For a while I've been meaning to write about the letter AT&T wrote to the House Committee on Energy and Commerce. It's a great example of how the application of State Secrets Privileges has widened to the point of absurdity:
Unfortunately, under current circumstances, we are unable to respond with specificity to your inquiries. That is because, on many issues that appear to be of central concern to you, responsive information, if any, is within the control of the executive branch.
Moreover, the United States, through a sworn declaration from the Director of National Intelligence (DNI), has formally invoked the state secrets privilege to prevent AT&T from either confirming or denying certain facts about alleged intelligence operations and activities that are central to your inquiries.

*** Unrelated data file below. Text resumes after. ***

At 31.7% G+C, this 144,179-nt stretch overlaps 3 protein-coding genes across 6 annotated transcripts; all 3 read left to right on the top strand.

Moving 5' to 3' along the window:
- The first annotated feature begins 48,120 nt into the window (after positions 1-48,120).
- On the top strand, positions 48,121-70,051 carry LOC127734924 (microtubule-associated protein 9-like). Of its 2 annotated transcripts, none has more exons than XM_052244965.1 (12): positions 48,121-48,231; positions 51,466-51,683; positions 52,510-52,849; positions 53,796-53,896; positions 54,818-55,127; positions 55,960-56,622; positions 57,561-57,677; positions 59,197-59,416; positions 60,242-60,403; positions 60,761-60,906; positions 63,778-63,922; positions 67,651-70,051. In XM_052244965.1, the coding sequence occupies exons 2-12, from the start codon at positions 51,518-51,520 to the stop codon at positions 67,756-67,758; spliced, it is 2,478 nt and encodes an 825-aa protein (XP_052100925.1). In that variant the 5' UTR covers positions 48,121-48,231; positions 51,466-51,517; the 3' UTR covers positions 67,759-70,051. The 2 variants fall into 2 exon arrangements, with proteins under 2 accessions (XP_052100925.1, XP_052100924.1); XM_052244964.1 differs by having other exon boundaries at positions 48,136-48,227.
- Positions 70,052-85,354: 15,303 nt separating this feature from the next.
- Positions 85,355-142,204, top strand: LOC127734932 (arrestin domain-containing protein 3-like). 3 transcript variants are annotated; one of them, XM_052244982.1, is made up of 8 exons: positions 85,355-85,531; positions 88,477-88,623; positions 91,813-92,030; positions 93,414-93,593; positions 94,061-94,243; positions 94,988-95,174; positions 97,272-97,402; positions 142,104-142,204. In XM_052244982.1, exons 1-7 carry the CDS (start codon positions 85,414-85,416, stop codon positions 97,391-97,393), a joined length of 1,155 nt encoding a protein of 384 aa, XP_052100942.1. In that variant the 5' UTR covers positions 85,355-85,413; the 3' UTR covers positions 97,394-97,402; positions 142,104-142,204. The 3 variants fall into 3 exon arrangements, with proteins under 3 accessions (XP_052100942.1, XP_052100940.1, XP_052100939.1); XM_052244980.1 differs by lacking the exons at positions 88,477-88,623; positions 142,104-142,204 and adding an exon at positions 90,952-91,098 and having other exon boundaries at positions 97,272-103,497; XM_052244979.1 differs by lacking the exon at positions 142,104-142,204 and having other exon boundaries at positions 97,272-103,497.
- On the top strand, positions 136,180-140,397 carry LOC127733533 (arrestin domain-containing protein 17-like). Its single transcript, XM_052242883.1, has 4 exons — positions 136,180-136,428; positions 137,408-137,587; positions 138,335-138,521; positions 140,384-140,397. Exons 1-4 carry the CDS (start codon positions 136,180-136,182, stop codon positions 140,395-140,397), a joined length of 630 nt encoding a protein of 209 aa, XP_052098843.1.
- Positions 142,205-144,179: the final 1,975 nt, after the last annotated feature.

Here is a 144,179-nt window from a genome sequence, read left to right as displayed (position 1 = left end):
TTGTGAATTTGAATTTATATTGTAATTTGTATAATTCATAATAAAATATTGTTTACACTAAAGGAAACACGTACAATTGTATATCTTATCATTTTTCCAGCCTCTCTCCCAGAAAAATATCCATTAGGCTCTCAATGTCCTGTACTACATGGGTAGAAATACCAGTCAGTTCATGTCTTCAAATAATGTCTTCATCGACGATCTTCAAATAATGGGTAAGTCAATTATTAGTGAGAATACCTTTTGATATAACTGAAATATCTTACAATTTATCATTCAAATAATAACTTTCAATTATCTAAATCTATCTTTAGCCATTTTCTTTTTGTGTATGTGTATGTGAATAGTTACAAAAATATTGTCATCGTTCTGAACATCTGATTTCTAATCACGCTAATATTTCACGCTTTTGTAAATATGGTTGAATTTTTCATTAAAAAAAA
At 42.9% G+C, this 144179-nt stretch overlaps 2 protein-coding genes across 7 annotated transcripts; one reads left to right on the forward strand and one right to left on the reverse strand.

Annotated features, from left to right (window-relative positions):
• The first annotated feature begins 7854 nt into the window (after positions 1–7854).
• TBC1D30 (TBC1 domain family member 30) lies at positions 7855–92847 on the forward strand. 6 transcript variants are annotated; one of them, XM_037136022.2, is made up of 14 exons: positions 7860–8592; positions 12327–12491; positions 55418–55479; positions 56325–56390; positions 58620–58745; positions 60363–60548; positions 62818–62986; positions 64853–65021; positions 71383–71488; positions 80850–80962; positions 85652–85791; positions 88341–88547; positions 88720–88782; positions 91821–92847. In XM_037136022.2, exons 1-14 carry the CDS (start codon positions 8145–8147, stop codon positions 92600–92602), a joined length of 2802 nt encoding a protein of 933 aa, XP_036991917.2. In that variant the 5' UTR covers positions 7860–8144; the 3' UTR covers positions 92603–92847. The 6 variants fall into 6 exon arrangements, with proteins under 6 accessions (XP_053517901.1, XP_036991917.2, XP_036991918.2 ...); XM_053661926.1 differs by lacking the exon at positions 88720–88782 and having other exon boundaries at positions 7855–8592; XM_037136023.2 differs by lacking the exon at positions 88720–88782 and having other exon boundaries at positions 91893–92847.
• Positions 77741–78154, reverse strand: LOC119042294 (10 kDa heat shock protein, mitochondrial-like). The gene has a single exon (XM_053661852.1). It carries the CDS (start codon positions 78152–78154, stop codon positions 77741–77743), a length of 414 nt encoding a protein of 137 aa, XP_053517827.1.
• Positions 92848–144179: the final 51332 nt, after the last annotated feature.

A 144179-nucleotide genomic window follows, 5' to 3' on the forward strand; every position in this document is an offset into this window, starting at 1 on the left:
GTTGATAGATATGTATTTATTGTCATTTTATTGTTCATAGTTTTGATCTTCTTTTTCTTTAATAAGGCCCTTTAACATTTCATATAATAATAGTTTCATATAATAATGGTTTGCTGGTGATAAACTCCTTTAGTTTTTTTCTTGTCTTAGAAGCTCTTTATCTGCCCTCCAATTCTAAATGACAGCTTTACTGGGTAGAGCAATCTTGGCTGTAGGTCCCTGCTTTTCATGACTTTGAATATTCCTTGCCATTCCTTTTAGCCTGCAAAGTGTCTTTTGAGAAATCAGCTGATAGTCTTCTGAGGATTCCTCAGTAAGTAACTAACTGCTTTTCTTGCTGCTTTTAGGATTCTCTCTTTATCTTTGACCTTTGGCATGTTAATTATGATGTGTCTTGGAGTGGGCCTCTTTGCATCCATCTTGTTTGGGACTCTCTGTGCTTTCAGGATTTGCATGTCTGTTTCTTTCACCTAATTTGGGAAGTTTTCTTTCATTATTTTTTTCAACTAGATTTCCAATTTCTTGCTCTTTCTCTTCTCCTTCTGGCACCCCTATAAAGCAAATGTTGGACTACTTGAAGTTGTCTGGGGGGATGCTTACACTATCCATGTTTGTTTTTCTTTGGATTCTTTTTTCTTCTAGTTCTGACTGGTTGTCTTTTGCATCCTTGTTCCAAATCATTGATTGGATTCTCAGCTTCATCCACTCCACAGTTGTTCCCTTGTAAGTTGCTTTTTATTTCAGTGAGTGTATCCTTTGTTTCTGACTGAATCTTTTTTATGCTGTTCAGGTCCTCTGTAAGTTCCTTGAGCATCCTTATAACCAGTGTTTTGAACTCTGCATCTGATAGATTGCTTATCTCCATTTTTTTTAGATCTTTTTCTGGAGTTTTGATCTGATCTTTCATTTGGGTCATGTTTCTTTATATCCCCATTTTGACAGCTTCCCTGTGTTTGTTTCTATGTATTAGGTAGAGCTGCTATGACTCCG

AT&T can't say anything at all to Congress because that information is just too darn secret to share with out elected representatives. That information is of course also too secret to reveal in court, even ex parte and/or in camera. (In the judge's chamber with only one party present) This is how it's supposed to work? A giant corporation mores know about what our government is up to than two of the three branches?